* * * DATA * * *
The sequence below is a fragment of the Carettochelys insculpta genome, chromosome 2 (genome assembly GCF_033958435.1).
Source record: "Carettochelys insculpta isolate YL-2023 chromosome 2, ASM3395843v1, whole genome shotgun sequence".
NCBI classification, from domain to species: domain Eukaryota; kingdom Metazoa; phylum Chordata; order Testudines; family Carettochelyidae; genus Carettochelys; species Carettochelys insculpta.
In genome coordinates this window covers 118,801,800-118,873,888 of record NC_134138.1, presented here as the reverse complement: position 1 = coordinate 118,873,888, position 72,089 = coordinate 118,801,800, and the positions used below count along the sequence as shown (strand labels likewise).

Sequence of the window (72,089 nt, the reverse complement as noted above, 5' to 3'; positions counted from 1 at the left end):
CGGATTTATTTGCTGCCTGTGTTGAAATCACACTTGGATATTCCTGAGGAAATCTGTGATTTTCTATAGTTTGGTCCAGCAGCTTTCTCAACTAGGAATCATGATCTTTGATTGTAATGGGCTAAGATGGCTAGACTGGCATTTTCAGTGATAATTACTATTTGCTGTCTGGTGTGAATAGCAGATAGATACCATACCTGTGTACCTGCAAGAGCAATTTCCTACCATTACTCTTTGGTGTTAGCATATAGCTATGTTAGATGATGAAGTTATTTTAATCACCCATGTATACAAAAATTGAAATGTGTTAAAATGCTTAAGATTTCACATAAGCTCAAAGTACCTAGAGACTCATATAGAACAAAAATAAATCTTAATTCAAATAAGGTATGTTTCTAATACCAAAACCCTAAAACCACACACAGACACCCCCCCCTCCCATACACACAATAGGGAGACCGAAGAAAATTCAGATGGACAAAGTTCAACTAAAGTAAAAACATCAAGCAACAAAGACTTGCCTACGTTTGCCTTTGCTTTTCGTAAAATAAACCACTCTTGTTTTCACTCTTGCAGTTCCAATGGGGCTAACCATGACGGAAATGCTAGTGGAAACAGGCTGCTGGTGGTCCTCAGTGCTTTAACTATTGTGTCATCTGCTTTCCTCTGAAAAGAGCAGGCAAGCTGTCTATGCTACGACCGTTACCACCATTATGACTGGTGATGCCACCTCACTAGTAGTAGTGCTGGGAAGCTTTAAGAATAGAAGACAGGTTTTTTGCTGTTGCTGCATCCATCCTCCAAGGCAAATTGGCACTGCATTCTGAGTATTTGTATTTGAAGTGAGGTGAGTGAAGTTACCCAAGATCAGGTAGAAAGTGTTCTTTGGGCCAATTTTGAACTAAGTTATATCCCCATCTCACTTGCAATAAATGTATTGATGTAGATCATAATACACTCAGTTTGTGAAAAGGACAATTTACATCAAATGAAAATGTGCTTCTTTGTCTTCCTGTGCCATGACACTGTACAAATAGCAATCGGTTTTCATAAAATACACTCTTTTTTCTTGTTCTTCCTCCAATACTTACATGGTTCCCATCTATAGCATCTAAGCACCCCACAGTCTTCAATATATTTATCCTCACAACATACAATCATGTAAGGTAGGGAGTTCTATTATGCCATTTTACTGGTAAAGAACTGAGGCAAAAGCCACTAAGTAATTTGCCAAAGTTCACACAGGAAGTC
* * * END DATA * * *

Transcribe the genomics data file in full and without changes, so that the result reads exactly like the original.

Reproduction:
The sequence below is a fragment of the Carettochelys insculpta genome, chromosome 2 (genome assembly GCF_033958435.1).
Source record: "Carettochelys insculpta isolate YL-2023 chromosome 2, ASM3395843v1, whole genome shotgun sequence".
NCBI classification, from domain to species: domain Eukaryota; kingdom Metazoa; phylum Chordata; order Testudines; family Carettochelyidae; genus Carettochelys; species Carettochelys insculpta.
In genome coordinates this window covers 118,801,800-118,873,888 of record NC_134138.1, presented here as the reverse complement: position 1 = coordinate 118,873,888, position 72,089 = coordinate 118,801,800, and the positions used below count along the sequence as shown (strand labels likewise).

Sequence of the window (72,089 nt, the reverse complement as noted above, 5' to 3'; positions counted from 1 at the left end):
CGGATTTATTTGCTGCCTGTGTTGAAATCACACTTGGATATTCCTGAGGAAATCTGTGATTTTCTATAGTTTGGTCCAGCAGCTTTCTCAACTAGGAATCATGATCTTTGATTGTAATGGGCTAAGATGGCTAGACTGGCATTTTCAGTGATAATTACTATTTGCTGTCTGGTGTGAATAGCAGATAGATACCATACCTGTGTACCTGCAAGAGCAATTTCCTACCATTACTCTTTGGTGTTAGCATATAGCTATGTTAGATGATGAAGTTATTTTAATCACCCATGTATACAAAAATTGAAATGTGTTAAAATGCTTAAGATTTCACATAAGCTCAAAGTACCTAGAGACTCATATAGAACAAAAATAAATCTTAATTCAAATAAGGTATGTTTCTAATACCAAAACCCTAAAACCACACACAGACACCCCCCCCTCCCATACACACAATAGGGAGACCGAAGAAAATTCAGATGGACAAAGTTCAACTAAAGTAAAAACATCAAGCAACAAAGACTTGCCTACGTTTGCCTTTGCTTTTCGTAAAATAAACCACTCTTGTTTTCACTCTTGCAGTTCCAATGGGGCTAACCATGACGGAAATGCTAGTGGAAACAGGCTGCTGGTGGTCCTCAGTGCTTTAACTATTGTGTCATCTGCTTTCCTCTGAAAAGAGCAGGCAAGCTGTCTATGCTACGACCGTTACCACCATTATGACTGGTGATGCCACCTCACTAGTAGTAGTGCTGGGAAGCTTTAAGAATAGAAGACAGGTTTTTTGCTGTTGCTGCATCCATCCTCCAAGGCAAATTGGCACTGCATTCTGAGTATTTGTATTTGAAGTGAGGTGAGTGAAGTTACCCAAGATCAGGTAGAAAGTGTTCTTTGGGCCAATTTTGAACTAAGTTATATCCCCATCTCACTTGCAATAAATGTATTGATGTAGATCATAATACACTCAGTTTGTGAAAAGGACAATTTACATCAAATGAAAATGTGCTTCTTTGTCTTCCTGTGCCATGACACTGTACAAATAGCAATCGGTTTTCATAAAATACACTCTTTTTTCTTGTTCTTCCTCCAATACTTACATGGTTCCCATCTATAGCATCTAAGCACCCCACAGTCTTCAATATATTTATCCTCACAACATACAATCATGTAAGGTAGGGAGTTCTATTATGCCATTTTACTGGTAAAGAACTGAGGCAAAAGCCACTAAGTAATTTGCCAAAGTTCACACAGGAAGTC